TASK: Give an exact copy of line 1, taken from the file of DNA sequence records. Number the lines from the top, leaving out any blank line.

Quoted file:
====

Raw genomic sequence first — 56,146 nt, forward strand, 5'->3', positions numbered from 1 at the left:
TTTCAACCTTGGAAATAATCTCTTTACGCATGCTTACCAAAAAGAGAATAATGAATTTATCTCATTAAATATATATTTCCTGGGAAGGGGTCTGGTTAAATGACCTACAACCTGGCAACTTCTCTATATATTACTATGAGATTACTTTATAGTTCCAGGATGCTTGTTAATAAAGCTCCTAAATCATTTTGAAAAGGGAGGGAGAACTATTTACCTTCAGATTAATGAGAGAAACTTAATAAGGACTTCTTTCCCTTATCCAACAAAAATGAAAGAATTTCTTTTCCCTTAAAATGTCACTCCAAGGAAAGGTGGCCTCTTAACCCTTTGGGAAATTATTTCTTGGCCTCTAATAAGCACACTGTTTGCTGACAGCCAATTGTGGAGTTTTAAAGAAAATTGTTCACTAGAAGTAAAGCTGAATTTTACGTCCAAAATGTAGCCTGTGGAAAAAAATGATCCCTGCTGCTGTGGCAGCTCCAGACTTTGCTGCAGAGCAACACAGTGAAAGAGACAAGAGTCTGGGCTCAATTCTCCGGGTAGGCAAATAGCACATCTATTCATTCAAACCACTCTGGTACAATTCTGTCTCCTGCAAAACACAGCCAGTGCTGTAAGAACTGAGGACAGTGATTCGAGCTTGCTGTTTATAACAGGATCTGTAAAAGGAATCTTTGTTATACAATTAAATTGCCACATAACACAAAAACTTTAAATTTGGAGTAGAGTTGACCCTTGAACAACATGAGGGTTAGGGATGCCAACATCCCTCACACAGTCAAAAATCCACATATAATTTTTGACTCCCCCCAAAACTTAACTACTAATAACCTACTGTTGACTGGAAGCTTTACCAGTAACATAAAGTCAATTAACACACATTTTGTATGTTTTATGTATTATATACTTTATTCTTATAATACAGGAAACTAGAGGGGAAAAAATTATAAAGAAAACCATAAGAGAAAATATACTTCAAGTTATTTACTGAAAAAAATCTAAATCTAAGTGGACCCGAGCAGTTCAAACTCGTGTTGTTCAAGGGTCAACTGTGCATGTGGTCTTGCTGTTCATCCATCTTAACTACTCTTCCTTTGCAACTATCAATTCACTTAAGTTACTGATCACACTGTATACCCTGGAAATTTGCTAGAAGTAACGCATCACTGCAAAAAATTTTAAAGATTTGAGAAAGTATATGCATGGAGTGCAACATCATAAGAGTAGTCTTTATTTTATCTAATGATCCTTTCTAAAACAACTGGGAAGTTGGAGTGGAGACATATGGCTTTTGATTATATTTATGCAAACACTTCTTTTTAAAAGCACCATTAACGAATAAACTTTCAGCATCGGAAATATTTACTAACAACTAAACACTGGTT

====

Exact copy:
Raw genomic sequence first — 56,146 nt, forward strand, 5'->3', positions numbered from 1 at the left: